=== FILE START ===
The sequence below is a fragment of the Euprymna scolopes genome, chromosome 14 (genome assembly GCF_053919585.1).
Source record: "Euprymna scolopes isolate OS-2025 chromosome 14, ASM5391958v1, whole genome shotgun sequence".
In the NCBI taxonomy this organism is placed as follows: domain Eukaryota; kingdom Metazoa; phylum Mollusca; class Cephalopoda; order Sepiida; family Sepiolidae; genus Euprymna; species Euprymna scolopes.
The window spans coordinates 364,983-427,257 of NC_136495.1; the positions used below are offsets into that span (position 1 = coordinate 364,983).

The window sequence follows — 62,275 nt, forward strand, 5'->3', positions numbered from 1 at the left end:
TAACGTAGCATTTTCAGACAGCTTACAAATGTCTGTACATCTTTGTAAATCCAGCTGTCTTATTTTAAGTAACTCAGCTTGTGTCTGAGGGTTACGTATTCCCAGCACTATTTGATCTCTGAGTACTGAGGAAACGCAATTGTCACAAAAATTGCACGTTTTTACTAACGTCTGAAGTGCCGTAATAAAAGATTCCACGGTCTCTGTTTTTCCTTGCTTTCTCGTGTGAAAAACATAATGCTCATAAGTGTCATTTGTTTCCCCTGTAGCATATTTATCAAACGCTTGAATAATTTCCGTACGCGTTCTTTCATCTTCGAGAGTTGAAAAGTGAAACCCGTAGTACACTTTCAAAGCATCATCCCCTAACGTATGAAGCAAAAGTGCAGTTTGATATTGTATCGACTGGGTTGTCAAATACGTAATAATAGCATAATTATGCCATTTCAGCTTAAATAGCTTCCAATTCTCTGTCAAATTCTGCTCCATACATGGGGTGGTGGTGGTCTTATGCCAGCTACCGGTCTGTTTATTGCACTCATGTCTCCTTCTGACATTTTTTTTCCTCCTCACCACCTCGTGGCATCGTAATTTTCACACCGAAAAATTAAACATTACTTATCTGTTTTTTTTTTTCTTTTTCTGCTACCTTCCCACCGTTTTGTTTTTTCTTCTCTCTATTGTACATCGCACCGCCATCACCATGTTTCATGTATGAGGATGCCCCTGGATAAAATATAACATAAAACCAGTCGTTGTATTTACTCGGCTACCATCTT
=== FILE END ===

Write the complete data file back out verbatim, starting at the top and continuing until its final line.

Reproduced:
The sequence below is a fragment of the Euprymna scolopes genome, chromosome 14 (genome assembly GCF_053919585.1).
Source record: "Euprymna scolopes isolate OS-2025 chromosome 14, ASM5391958v1, whole genome shotgun sequence".
In the NCBI taxonomy this organism is placed as follows: domain Eukaryota; kingdom Metazoa; phylum Mollusca; class Cephalopoda; order Sepiida; family Sepiolidae; genus Euprymna; species Euprymna scolopes.
The window spans coordinates 364,983-427,257 of NC_136495.1; the positions used below are offsets into that span (position 1 = coordinate 364,983).

The window sequence follows — 62,275 nt, forward strand, 5'->3', positions numbered from 1 at the left end:
TAACGTAGCATTTTCAGACAGCTTACAAATGTCTGTACATCTTTGTAAATCCAGCTGTCTTATTTTAAGTAACTCAGCTTGTGTCTGAGGGTTACGTATTCCCAGCACTATTTGATCTCTGAGTACTGAGGAAACGCAATTGTCACAAAAATTGCACGTTTTTACTAACGTCTGAAGTGCCGTAATAAAAGATTCCACGGTCTCTGTTTTTCCTTGCTTTCTCGTGTGAAAAACATAATGCTCATAAGTGTCATTTGTTTCCCCTGTAGCATATTTATCAAACGCTTGAATAATTTCCGTACGCGTTCTTTCATCTTCGAGAGTTGAAAAGTGAAACCCGTAGTACACTTTCAAAGCATCATCCCCTAACGTATGAAGCAAAAGTGCAGTTTGATATTGTATCGACTGGGTTGTCAAATACGTAATAATAGCATAATTATGCCATTTCAGCTTAAATAGCTTCCAATTCTCTGTCAAATTCTGCTCCATACATGGGGTGGTGGTGGTCTTATGCCAGCTACCGGTCTGTTTATTGCACTCATGTCTCCTTCTGACATTTTTTTTCCTCCTCACCACCTCGTGGCATCGTAATTTTCACACCGAAAAATTAAACATTACTTATCTGTTTTTTTTTTTCTTTTTCTGCTACCTTCCCACCGTTTTGTTTTTTCTTCTCTCTATTGTACATCGCACCGCCATCACCATGTTTCATGTATGAGGATGCCCCTGGATAAAATATAACATAAAACCAGTCGTTGTATTTACTCGGCTACCATCTT